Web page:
I was amazed that no one from Scotland seemed interested in that one. It could potentially have happened anywhere en route to the Clyde.
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  #22  
Old 14th April 2014, 19:10
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No doubt a west coast tug is required as has always been the case; Aberdeen is to far away .
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  #23  
Old 14th April 2014, 20:11
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Regrettably when economics and politics take precedence, and decisions are taken in the long run by people with no experience and little understanding of the elements, dangers, and logistics involved we have the situation that we have. Perhaps if the ships and crews were British some more attention would be given to the dangers that reduction or withdrawal of these services brings with it, not that it matters a damn what nationality the seamen at risk happens to be. The code of the sea and seamanship is being compromised by the suits in warm offices.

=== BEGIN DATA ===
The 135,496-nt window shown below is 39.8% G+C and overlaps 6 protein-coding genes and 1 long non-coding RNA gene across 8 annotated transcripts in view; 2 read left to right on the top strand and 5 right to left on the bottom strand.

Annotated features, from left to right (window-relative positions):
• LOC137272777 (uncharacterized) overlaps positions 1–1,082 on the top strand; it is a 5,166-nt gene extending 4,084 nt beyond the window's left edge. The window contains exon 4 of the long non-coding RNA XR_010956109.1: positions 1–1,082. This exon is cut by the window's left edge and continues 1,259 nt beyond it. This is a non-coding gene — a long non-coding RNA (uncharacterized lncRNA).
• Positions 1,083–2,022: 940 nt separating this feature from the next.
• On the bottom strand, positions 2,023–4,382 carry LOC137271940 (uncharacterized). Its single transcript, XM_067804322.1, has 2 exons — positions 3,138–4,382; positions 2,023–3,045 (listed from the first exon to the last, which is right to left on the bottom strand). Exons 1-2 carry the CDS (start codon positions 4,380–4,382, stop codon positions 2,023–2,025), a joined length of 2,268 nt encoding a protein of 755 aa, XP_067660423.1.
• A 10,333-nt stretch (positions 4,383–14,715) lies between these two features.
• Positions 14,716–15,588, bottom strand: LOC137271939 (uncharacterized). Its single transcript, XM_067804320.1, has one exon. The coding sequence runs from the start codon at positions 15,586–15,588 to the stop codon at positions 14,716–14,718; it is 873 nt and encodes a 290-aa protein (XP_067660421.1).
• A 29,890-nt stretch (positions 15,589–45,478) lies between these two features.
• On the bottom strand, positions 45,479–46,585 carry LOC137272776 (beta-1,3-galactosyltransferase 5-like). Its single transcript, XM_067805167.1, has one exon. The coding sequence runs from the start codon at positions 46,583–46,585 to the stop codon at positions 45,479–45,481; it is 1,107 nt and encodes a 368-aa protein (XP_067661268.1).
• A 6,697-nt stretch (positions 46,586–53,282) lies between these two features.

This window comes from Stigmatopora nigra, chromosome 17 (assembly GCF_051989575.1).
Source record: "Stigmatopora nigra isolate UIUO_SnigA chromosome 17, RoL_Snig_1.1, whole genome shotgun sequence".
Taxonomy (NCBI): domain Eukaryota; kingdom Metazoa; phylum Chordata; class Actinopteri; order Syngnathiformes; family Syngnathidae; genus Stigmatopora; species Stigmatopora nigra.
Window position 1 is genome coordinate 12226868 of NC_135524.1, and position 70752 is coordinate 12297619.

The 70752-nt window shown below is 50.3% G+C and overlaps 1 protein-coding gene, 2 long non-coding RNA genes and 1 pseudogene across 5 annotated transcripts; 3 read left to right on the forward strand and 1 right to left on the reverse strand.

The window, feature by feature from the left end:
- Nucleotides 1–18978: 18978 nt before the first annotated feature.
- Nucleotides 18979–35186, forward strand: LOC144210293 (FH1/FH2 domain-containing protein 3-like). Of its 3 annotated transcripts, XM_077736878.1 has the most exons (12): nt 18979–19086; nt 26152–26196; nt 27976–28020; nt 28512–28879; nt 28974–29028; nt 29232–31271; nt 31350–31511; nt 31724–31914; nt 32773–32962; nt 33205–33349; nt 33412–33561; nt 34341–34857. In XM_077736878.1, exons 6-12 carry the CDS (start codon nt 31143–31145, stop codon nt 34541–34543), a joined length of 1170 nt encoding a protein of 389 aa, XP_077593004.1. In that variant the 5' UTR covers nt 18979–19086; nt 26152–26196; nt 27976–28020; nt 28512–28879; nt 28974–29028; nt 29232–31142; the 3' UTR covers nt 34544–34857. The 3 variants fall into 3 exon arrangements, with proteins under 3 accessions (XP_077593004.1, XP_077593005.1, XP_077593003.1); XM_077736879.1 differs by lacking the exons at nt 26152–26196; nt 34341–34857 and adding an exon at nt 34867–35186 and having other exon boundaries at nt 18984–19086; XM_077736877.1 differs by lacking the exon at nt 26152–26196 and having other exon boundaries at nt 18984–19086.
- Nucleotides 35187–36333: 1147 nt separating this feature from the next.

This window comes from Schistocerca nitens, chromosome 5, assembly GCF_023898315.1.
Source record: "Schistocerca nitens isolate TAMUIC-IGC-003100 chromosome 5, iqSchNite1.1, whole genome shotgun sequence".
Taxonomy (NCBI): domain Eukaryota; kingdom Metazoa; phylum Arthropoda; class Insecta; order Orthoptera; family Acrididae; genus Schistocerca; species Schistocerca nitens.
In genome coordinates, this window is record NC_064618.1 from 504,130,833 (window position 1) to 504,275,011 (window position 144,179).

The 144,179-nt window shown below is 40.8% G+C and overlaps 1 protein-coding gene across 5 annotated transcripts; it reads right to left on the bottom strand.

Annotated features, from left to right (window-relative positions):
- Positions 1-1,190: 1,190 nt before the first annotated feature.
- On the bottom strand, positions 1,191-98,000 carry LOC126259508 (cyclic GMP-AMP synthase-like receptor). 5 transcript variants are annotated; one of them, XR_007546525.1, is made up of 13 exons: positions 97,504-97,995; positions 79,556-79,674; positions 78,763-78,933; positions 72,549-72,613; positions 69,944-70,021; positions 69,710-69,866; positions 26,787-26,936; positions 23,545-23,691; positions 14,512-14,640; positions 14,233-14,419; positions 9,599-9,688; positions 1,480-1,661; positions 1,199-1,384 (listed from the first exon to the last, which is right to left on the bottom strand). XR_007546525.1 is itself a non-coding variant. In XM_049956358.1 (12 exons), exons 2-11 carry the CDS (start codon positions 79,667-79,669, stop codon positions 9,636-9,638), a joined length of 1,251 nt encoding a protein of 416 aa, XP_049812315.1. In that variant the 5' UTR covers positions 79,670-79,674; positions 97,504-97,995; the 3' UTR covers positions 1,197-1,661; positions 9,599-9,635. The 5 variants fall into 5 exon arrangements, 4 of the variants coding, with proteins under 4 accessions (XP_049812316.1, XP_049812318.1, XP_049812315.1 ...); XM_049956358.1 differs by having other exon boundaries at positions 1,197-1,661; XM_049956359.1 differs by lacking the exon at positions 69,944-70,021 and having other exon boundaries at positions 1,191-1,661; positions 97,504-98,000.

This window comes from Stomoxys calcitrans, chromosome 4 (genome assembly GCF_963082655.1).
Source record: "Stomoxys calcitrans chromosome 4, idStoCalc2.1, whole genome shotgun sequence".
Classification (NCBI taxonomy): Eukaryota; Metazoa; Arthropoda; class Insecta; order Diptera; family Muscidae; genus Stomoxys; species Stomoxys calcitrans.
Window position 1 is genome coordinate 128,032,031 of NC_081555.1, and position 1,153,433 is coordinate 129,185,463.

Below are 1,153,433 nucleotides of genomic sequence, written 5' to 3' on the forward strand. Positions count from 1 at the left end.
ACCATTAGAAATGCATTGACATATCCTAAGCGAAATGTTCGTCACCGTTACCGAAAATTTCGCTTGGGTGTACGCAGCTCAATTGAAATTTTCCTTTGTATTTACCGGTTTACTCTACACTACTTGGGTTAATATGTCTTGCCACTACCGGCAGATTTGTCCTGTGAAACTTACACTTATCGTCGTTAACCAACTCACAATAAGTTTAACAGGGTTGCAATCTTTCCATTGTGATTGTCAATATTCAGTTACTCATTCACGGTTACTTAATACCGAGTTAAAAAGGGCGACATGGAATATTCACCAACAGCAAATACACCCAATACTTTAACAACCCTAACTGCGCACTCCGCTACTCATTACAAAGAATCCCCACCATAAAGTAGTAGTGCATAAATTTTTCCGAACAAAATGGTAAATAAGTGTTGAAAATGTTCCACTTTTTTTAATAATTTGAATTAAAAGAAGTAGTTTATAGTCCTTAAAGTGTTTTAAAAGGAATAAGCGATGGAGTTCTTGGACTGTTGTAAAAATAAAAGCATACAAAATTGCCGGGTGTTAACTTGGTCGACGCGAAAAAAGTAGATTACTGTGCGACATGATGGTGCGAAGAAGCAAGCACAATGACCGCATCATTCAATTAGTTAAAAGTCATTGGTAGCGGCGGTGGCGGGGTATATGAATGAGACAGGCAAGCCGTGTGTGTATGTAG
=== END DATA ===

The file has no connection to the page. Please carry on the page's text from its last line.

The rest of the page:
Every time I see one of these huge oil tankers or ore carriers passing down the West of the Hebrides, and knowing what the weather can get up to in these parts, the thought of a loss of power or steering is nightmare stuff. There should be a 'BALDER VIKING' type of vessel based at Stornoway, Isle of Lewis, and that provision should be a permanent feature.

The absence of such common-sense provision exacerbates the risk put on the RNLI services that invariably have to stand by and attend a potential stranding or worse. Their job is tough enough without endangering them further, they too have families back home worrying themselves sick.

Last edited by eriskay; 14th April 2014 at 20:14..
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  #24  
Old 15th April 2014, 12:02
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11:00 hours - Tuesday 15th April 2014

M.V. Wilson Gdynia and her Aberdeen tug, Balder Viking, rendezvoused with local Belfast tug Eileen McLoughlin earlier this morning in Belfast Lough and the larger tug has now started her haul back to Aberdeen having provided an excellent service to the stricken vessel.